Vermont Law School has resumed on-campus classes for the fall. Masks are currently required for all community members. For information on campus access, health and safety protocols, and testing requirements please visit vermontlaw.edu/covid19.
August 29, 2011, was supposed to be the first day of classes at Vermont Law School. Instead, catastrophe struck. South Royalton was battered by Hurricane Irene, which dumped around ten inches of rain on the area in less than 24 hours. The White River overflowed its banks. The power was out. Oakes Parking Lot was underwater. Classes were canceled, and students were encouraged to aid in recovery efforts.
VLS students rose to the occasion. They mucked out the basements of their new neighbors. They delivered food and supplies to those in need. The school became a hub for volunteer coordination, with daily emails going out to advise where the need was greatest. Classrooms transformed into donation centers for clothing and household items. Volunteers from existing legal clinics formed the temporary FEMA Assistance Clinic to help area residents apply for relief.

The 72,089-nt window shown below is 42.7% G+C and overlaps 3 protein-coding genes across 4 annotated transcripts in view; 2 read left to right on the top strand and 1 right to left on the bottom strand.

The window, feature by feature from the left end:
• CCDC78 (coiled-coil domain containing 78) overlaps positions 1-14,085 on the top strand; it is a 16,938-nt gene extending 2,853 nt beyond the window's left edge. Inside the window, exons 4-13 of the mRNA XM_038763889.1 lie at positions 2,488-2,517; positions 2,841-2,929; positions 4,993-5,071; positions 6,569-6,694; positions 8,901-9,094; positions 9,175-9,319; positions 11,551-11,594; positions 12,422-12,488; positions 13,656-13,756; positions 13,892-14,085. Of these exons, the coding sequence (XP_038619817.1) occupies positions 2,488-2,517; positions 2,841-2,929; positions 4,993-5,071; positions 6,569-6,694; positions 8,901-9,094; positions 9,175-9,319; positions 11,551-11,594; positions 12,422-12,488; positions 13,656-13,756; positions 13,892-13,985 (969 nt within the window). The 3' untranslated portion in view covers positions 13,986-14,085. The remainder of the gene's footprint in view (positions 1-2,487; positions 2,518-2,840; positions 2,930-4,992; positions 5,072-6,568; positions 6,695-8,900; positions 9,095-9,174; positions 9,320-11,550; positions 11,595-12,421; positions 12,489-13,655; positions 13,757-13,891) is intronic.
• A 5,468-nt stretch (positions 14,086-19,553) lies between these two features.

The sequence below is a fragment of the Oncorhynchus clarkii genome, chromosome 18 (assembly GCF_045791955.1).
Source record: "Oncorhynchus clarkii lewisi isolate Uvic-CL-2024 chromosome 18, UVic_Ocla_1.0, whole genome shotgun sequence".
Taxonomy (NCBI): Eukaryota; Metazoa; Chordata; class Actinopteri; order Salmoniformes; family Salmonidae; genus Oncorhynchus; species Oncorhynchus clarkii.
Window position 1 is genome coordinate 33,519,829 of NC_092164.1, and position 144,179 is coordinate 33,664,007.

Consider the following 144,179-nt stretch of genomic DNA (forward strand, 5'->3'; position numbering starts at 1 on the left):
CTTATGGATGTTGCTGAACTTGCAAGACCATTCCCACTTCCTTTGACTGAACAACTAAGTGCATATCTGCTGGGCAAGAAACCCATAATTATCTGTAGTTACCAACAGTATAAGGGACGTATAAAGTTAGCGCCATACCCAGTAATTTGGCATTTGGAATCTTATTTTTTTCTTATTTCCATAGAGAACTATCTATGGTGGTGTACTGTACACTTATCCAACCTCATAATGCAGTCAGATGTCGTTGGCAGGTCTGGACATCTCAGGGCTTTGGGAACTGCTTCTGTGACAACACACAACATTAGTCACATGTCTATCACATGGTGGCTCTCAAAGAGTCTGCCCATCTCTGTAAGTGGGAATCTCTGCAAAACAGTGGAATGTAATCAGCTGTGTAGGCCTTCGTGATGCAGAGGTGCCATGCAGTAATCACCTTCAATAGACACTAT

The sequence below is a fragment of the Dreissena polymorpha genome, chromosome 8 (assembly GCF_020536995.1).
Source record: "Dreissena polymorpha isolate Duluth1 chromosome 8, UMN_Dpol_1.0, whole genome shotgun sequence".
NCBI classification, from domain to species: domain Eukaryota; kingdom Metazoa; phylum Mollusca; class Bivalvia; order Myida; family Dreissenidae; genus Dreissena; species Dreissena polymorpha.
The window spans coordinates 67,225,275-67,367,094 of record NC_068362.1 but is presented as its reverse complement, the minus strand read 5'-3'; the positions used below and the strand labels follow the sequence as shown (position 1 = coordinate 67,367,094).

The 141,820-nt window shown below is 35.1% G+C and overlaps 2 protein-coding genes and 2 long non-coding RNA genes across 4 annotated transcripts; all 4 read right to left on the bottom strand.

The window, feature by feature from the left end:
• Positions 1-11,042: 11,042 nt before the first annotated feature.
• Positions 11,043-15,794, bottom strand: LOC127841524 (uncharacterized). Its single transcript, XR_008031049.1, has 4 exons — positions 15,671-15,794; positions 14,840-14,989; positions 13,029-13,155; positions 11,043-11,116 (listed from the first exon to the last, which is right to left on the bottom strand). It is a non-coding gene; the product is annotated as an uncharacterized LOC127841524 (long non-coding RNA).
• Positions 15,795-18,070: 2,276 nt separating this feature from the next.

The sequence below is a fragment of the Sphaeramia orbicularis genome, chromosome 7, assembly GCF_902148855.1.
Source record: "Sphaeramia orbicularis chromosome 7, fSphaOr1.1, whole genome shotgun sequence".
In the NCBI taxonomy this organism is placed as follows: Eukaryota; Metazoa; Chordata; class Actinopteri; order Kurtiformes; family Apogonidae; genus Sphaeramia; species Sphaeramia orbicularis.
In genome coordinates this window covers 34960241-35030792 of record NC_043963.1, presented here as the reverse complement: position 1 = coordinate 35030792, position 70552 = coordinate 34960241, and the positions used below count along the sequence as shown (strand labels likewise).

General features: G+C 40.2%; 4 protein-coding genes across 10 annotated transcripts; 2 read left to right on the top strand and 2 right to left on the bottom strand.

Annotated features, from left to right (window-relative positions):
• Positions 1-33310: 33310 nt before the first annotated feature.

Ten years later, it’s hurricane season once again. Tropical Storm Henri put the VLS community on edge before Orientation 2021 but amounted to little more than a heavy rainfall in this area. Hurricane Ida devastated New Orleans with one of the most powerful recorded landfalls and continued to wreak destruction all the way to New York City. Extreme weather events are becoming increasingly common worldwide as we begin to feel the effects of climate change. The need to prepare for these disasters is urgent, as is the need to slow the drivers of climate change. Both efforts will take the unique drive, dedication, and community spirit that VLS is known for.
James Olaleye at the high school
Hurricane Irene Cleanup
The baseball field
Our bridge normally has 20 ft clearance
800 lb bale of hay floating by
Cindy, Jenny and Suzanne clothing drive
L-to-R: Jeff Fucci, Carissa Wong, Peter Dysart and Molly Gray